RESTORE money for Pascagoula may not solve the problem

RESTORE money for Pascagoula may not solve the problem

PASCAGOULA, Miss. (WLOX) - Residents of the Cherokee Forest subdivision in Pascagoula have been on the receiving end of industrial pollution from their neighbors at Bayou Casotte Industrial Park for years.

Now, the Mississippi Department of Environmental Quality (MDEQ) is planning to spend $500,000 to study whether a buffer zone will help those residents.

The project is one of 14 that has been funded through the RESTORE Act with money from the BP Oil Spill settlement fund.

The Cherokee Concerned citizens group and MDEQ have documented several kinds of air pollution caused by industry in the area that won’t be addressed with this project. Bayou Casotte Industrial Park that included VT Halter Marine and the Chevron Pascagoula refinery.

Barbara Weckesser formed Cherokee Concerned Citizens in 2014.

“I’m not opposed to a buffer zone because I think it is something that we would need, on a level that may help with some of the impact, but what I am opposed to within this is that won’t fix the problem.”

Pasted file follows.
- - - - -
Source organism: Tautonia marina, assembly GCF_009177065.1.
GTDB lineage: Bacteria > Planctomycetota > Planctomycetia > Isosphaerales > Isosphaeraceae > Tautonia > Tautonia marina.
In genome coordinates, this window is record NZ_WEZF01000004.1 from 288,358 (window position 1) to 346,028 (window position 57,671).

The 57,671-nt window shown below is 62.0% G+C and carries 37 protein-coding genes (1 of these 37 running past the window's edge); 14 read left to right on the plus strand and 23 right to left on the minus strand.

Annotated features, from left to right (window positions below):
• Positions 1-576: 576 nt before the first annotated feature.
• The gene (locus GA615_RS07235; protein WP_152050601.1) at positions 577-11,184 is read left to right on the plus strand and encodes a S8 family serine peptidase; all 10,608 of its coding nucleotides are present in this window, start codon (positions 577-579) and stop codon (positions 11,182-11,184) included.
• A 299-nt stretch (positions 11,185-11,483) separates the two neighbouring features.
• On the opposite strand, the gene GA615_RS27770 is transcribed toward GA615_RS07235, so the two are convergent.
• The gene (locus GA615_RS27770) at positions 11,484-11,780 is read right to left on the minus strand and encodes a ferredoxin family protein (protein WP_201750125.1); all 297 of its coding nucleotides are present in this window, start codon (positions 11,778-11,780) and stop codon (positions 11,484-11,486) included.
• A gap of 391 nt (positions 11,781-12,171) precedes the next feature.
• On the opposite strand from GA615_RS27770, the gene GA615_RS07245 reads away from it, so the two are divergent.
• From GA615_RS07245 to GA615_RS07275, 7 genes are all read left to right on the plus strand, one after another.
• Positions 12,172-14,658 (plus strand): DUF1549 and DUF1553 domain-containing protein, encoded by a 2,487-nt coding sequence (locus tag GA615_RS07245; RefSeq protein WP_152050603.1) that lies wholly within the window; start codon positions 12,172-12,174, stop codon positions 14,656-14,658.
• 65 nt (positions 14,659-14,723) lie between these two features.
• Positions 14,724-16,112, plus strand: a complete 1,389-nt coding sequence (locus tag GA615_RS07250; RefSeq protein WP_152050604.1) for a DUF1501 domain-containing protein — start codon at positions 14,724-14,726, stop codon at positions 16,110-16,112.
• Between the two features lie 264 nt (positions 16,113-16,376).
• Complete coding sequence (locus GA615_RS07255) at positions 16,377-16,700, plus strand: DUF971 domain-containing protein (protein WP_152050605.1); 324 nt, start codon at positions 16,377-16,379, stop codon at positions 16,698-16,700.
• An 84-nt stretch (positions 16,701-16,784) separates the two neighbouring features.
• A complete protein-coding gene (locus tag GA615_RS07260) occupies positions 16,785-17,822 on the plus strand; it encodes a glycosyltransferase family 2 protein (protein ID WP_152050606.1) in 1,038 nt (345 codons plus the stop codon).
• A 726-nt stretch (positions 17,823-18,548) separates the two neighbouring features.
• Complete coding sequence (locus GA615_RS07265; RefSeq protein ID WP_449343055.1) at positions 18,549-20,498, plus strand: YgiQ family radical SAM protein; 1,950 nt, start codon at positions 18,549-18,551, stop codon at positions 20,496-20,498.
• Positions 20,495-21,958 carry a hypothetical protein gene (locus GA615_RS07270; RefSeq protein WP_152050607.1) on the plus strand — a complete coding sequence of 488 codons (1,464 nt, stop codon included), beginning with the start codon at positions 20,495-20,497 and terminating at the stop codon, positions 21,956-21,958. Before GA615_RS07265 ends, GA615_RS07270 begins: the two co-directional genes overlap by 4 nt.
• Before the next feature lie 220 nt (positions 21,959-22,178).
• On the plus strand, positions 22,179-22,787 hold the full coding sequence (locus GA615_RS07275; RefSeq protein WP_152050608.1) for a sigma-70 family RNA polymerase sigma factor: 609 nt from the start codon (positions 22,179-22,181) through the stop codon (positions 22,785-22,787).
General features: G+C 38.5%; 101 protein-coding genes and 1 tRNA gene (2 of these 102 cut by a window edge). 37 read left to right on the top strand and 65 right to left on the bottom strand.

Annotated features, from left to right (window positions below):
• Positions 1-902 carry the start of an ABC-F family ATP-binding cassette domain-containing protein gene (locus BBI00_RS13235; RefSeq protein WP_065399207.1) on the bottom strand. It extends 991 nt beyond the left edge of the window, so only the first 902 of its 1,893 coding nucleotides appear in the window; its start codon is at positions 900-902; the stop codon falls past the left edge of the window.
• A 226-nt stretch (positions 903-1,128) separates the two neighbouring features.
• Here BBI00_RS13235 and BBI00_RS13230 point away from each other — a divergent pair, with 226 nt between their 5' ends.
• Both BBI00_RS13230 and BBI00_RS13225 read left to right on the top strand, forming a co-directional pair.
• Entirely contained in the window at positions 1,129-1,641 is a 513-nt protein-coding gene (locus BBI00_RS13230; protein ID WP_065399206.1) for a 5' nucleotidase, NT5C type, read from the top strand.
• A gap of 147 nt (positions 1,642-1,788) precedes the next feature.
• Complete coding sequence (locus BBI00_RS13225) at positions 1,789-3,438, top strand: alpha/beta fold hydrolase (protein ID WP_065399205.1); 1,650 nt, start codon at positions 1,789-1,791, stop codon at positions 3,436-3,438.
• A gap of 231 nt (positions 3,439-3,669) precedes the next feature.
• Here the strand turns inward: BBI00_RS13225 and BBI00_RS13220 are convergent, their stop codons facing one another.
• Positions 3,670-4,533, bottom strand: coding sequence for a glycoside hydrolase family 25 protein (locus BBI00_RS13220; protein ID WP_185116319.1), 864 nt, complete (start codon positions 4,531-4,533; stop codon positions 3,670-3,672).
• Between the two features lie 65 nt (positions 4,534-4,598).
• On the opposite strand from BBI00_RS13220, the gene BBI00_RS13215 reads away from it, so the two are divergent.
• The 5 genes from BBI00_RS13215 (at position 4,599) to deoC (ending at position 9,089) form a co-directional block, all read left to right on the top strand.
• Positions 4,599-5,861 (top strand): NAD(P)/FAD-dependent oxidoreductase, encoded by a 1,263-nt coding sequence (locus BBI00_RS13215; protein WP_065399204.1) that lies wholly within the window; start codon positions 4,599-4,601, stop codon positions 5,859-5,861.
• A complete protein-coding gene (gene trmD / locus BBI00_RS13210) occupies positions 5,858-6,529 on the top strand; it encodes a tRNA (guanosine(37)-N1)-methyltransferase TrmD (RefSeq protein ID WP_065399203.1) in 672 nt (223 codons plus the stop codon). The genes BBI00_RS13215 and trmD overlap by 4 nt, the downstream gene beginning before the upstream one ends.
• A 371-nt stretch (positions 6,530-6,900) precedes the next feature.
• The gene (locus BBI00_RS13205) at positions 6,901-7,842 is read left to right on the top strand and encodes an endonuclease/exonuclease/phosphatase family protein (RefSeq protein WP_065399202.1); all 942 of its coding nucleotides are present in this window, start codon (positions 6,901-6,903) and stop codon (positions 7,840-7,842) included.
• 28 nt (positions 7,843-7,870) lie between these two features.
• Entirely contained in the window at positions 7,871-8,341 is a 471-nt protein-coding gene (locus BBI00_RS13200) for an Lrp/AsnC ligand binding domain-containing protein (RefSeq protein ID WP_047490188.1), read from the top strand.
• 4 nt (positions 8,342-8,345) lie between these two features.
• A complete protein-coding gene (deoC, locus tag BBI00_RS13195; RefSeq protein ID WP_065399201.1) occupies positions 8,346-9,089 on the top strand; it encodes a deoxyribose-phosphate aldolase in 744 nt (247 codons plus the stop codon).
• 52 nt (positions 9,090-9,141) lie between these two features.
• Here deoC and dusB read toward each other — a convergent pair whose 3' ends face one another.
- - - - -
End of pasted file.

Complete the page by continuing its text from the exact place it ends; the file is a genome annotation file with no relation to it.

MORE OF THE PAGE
Cherokee Concerned Citizens has been documenting industrial pollution problems in their east Pascagoula neighborhood including benzene, sulfuric acid, sulfur, manganese and sandblasting overspray in addition to the industrial noise pollution.

A plan to put a physical buffer zone between the two areas may reduce noise pollution, but the group says that's not the whole problem.

“It has become a high health impact to us,” Weckesser said. “They need to know how much this area and this neighborhood has been impacted by industry. We’ve had lots of cancer deaths, we’ve had senior citizens who are very sick who won’t come out of their house anymore.”

Weckesser said she would welcome a buyout of her neighborhood to create a larger buffer between industry and the rest of Pascagoula to the west.

The group has enlisted the help of the Mississippi Department of Environmental Quality over the years, but Weckesser said they have been of limited help.

They have done a few tests, she said, "and they do come when we make a complaint.

"But to listen to really hear and to hear us loud and clear, I think they have dropped the ball. It’s like industry first, citizens second, and I think it should be the other way around. I think citizens should be heard first.

“Just like I told DEQ in Biloxi, it may not be your job to get us a buyout, but it is your job to provide clean air and water for me and I don’t have either one right now.”

A meeting will be held Thursday at 6 p.m. at the Pascagoula Senior Center to give citizens their first look at the proposal.

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